Those fifty full-member commissions have a hundred and ninety-six commissioners. Though at any one time, a few of these important positions may be vacant. As of the recent publication of NARUC's 2020 Membership Directory, there were but two vacancies, one each in Minnesota and Nevada. So a hundred and ninety-four commissioners were serving out terms on state commissions.
Of that number, seventy-one serving commissioners were women and the remaining hundred and twenty-three were men. That means that women accounted for thirty-seven percent of the positions, and men accounted for sixty-three percent.
One of the fifty state commissions was completely "manned" by women commissioners. That was the three-woman Rhode Island Public Utilities Commission. And six of the state commissions were completely manned by men commissioners. That was the Alabama Public Service Commission, Louisiana Public Service Commission, Maine Public Utilities Commission, Mississippi Public Service Commission, Montana Public Service Commission, and the Public Service Commission of Utah.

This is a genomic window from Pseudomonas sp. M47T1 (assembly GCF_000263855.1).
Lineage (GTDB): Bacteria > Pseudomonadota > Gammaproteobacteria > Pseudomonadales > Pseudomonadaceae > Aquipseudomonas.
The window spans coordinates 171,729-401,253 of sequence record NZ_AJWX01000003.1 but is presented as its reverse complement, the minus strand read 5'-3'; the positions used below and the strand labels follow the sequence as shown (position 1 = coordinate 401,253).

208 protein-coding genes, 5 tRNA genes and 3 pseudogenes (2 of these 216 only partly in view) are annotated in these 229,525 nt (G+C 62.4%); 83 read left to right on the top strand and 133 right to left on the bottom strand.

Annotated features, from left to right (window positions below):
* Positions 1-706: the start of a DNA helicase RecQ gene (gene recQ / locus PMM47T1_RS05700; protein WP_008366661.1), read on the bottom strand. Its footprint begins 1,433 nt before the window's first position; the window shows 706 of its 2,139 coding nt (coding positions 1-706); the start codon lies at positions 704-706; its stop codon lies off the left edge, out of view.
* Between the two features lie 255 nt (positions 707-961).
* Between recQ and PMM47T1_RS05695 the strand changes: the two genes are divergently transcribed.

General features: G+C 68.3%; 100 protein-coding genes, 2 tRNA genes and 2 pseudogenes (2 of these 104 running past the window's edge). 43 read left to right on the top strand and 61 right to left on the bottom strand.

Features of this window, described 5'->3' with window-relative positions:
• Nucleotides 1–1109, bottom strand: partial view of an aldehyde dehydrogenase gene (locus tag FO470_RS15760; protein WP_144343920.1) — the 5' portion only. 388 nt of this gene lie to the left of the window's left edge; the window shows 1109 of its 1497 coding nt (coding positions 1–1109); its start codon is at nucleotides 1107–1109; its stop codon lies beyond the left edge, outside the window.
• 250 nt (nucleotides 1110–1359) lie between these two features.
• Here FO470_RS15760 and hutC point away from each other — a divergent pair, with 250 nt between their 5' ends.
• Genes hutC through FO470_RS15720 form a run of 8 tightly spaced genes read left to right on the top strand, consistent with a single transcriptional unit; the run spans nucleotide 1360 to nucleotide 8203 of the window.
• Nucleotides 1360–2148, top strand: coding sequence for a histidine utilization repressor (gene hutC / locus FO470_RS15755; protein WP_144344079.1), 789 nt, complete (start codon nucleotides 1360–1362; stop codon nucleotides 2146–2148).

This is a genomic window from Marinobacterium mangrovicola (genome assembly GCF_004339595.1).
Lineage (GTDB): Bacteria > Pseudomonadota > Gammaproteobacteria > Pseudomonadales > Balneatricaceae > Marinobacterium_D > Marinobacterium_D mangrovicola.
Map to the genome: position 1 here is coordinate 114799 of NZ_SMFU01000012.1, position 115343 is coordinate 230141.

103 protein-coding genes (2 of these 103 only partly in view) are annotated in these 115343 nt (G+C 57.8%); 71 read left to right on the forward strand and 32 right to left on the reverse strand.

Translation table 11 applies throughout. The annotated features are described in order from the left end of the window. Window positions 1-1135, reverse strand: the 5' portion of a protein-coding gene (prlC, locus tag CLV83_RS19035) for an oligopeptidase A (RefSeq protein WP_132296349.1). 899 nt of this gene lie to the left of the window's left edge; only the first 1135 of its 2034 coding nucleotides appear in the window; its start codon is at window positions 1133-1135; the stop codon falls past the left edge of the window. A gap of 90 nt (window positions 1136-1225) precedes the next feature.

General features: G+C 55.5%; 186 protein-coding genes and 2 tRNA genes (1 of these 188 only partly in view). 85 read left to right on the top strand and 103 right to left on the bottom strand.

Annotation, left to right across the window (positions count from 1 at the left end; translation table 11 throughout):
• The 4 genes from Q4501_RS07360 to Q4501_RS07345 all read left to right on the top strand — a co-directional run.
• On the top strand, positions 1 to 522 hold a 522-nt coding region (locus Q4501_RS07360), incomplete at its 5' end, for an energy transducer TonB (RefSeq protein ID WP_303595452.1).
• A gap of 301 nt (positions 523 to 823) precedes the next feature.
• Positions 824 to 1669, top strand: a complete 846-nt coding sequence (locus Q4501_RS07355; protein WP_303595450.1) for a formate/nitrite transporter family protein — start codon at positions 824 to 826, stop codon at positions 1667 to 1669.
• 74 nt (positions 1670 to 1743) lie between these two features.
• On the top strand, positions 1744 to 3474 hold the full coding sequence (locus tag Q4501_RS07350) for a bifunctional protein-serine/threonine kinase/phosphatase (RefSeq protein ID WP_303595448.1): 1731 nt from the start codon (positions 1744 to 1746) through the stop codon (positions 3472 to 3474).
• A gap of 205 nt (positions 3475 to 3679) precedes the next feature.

Notably, the commissioners of four of these six all-man commissions - those in Alabama, Louisiana, Mississippi and Montana - are elected rather than appointed. There are just seven more states that elect commissioners rather than appoint them; each of them are filled with some combination of women and men commissioners.